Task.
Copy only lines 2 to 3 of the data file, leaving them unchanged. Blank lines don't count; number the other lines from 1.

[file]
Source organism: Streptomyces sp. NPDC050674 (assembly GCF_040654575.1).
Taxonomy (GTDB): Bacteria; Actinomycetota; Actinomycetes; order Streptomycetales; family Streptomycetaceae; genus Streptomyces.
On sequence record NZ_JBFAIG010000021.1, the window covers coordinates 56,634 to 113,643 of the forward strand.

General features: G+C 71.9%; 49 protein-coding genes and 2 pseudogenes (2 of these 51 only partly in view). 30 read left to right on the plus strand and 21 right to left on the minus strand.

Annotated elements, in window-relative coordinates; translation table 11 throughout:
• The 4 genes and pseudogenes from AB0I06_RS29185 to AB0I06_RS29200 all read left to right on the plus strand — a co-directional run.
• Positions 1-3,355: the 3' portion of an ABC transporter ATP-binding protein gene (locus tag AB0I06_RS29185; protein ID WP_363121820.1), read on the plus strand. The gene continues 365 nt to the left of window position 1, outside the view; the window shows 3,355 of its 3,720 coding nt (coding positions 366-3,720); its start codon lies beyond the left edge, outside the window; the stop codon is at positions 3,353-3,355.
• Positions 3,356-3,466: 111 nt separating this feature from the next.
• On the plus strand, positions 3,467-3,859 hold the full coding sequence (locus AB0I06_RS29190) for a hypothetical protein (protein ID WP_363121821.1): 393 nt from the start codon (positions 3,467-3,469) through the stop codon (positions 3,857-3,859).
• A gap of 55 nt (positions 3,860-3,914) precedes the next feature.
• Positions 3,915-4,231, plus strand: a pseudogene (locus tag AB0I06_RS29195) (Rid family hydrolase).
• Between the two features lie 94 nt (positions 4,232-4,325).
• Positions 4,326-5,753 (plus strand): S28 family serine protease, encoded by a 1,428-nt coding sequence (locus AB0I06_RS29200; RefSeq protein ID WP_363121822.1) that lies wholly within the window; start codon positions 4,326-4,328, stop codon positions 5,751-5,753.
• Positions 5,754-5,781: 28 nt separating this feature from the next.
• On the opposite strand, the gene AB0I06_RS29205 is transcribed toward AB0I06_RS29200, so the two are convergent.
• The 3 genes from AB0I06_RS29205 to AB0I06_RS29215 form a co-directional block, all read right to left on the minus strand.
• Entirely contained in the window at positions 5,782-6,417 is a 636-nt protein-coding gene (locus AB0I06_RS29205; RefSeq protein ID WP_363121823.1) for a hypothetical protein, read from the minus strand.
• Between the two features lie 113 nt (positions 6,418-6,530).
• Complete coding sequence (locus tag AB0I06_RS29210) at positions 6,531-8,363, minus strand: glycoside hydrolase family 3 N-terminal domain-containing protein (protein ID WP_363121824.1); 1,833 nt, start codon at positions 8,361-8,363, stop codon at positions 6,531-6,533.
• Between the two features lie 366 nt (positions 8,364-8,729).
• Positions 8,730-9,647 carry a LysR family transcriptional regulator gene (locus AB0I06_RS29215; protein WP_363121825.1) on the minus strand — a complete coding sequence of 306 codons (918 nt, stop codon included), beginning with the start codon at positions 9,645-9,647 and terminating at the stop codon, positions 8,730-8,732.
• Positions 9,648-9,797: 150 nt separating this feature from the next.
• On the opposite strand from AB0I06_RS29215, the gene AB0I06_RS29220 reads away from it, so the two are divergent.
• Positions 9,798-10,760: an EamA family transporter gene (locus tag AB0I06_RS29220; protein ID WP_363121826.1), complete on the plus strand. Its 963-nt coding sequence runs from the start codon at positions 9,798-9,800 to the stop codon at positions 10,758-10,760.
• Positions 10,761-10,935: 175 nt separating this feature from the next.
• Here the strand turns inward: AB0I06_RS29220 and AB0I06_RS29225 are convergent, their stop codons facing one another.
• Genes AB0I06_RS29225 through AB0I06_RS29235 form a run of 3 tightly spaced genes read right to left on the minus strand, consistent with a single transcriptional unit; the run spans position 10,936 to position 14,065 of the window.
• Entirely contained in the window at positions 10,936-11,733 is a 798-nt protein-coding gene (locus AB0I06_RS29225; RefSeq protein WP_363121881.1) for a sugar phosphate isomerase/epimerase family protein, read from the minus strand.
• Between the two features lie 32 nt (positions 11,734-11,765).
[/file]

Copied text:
Taxonomy (GTDB): Bacteria; Actinomycetota; Actinomycetes; order Streptomycetales; family Streptomycetaceae; genus Streptomyces.
On sequence record NZ_JBFAIG010000021.1, the window covers coordinates 56,634 to 113,643 of the forward strand.